Saturday, May 2, 2020

Animals are Great

Among myriad monsters, gnomes, gnolls, scylla, and spectres, I sometimes overlook the effect mundane (or semi-mundane) animals can have in gaming. The same myth and folklore that spawned many of the iconic creatures given a central role at many tables is also flush with animals-- talking wolves, pious lambs, odd-limbed birds, and fantastic beasts with no obviously magical capability at all.

I think part of the reason animals are so infrequently used in RPGs is that they make for poor random encounters. Most animals flee when noticed, and if they attack they usually lack interesting things to do in combat. Because they are unintelligent, they make straightforward decisions. They do not speak your language.

But animals are great! Rather than acting as combat encounters, animals create environmental challenges. If players know how what a dog is like, they can interact with a dog in a meaningful way. A locked door can be picked or broken down. A guard dog can be killed, snuck past, bribed with sausage, taught the meaning of friendship, let loose to wander, etc.

Animal ecology can also create information about an area. Ants marching into a small hole might give a clue about a secret door. A bird in a dungeon hallway might suggest access to the surface. A bear implies its prey.

If a hostile area is primarily stocked with animals, you still want the players to have someone to talk to. Just let the animals talk; at least one. It's fun. It's almost a cheap trick. Nothing delights my players more than a talking animal. Is its personality stereotypical for its species? Hilarious. Is it against type? Still hilarious. Is it just a normal person? Somehow it's hilarious. You can't lose. Depending on the setting and genre, you can just let all the animals talk. If you want variety, I would use this:

d4 Animal Speech Capacity:
  1. no speech.
  2. Broken speech, a vocabulary of only a few words.
  3. Complete fluency in a language other than common. Draconic for lizards, thief's cant for raccoons, etc.
  4. Total fluency in common.
To demonstrate my thesis that animals are great, I will propose some scenes, details, and obstacles facilitated by animals in an adventure setting.
  1. A family of persistent beavers has flooded a section of the dungeon. tending a dam which threatens to disrupt an adjacent section.
  2. You desperately need some item at the far end of a bear cave. The titular bear is sleeping in the middle.
  3. A grove is covered in rotting apples, each riddled with burrowing wasps ready to respond to any movement. (This scene sponsored by my grandparents' old house.)
  4. A courtyard accesses several room in the dungeon, but is guarded by an aggressive rhino.
  5. Termites have rendered a section of a dungeon dangerously unstable.
  6. Dungeon denizens have trained cats to kill mice. They will go far out of their way to protect these cats in combat, and anywhere the cats cannot reach will be swarming with vermin.
  7. At dawn and dusk, bats flood the dungeon hallways, extinguishing lights and mucking up combats.
  8. Some crocodiles have learned to leave bait to trap their natural prey. For the dungeon croc, this bait includes coins, rolled-up scrolls, and potion vials.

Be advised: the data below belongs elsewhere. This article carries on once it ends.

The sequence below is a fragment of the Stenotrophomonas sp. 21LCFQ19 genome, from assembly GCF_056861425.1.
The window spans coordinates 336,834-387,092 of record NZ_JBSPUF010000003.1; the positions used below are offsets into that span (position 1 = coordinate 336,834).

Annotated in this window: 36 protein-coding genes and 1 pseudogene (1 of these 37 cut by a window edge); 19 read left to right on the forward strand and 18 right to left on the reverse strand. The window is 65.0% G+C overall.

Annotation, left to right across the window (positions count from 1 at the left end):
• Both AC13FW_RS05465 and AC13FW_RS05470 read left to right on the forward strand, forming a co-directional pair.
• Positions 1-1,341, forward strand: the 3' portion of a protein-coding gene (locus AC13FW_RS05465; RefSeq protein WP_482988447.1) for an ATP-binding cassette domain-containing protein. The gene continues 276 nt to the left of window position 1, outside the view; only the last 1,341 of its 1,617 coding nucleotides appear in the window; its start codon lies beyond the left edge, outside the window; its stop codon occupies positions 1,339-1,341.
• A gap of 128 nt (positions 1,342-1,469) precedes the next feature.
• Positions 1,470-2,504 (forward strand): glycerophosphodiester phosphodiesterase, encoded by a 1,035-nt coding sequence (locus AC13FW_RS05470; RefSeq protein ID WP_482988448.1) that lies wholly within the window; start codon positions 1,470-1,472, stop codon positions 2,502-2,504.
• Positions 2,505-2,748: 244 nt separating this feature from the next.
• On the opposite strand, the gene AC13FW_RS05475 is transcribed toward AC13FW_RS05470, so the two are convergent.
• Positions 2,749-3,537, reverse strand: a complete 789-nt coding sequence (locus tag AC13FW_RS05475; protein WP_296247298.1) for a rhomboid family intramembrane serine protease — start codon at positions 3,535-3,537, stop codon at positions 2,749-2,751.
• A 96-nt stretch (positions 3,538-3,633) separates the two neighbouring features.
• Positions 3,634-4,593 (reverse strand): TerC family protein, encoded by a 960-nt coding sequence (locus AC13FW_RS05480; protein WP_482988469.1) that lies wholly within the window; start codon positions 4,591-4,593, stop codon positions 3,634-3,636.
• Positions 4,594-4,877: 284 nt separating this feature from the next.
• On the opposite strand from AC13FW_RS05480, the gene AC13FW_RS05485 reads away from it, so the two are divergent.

9. The password to enter the deeper dungeon is written on the underside of a wandering turtle.
  10. Wherever blood flows, swarms of flies are ready to cloud the room.
  11. Wherever bread is broken, swarms of locusts are ready to cloud the room.
  12. This underwater section opens to the ocean, and is lit by deadly men-o-war
  13. Since these dungeon denizens are immune to frog poison, dart frogs litter their living areas.
  14. Some maniac just threw a rattlesnake in a treasure chest and called it a day.
  15. a bee hive has formed in the mechanisms of this dungeon puzzle. Activating it will crush the hive and bring down their wrath.
  16. The moat is filled with completely mundane leeches, which will keep you from regaining health while undiscovered.
  17. Your foe stands confidently atop an elephant, which is plainly afraid.
  18. Hyenas follow you, waiting to feast on anyone you slay. They will alert dungeon denizens if bored.
  19. Climbing a chimney is frustrated by territorial cliff-nesting birds.
  20. You suspect a vital item was thrust into a weasel's den...


  1. Great ideas. Love them. Animals are economical in terms of description effort vs. possibilities established. You don't need to explain everything about them, because players already know what they are.

  2. These are very good. #18 could inject a really creepy vibe into the session as the PC slowly realize what's happening. Many of these can also be solved by talking to NPCs and roleplaying more (known areas to avoid, how to acquire or make antidotes or repellents etc).

  3. Spam: Sorry I clicked the link to this accidentally and now I feel obligated to comment. This won't count against the 5 but frankly I've lost count. No substantial comment here but... needing to entertain hyenas, dungeon crocodiles leaving player-enticing bait (they can do this - I've talked to people on crocodile farms - very smart creatures, brain the size of a golfballs, can plan up to a month in advance... learn your schedule, learn when a bridge dips low when you step on it... I hope we mammals have it in us to outlast those scaly devils).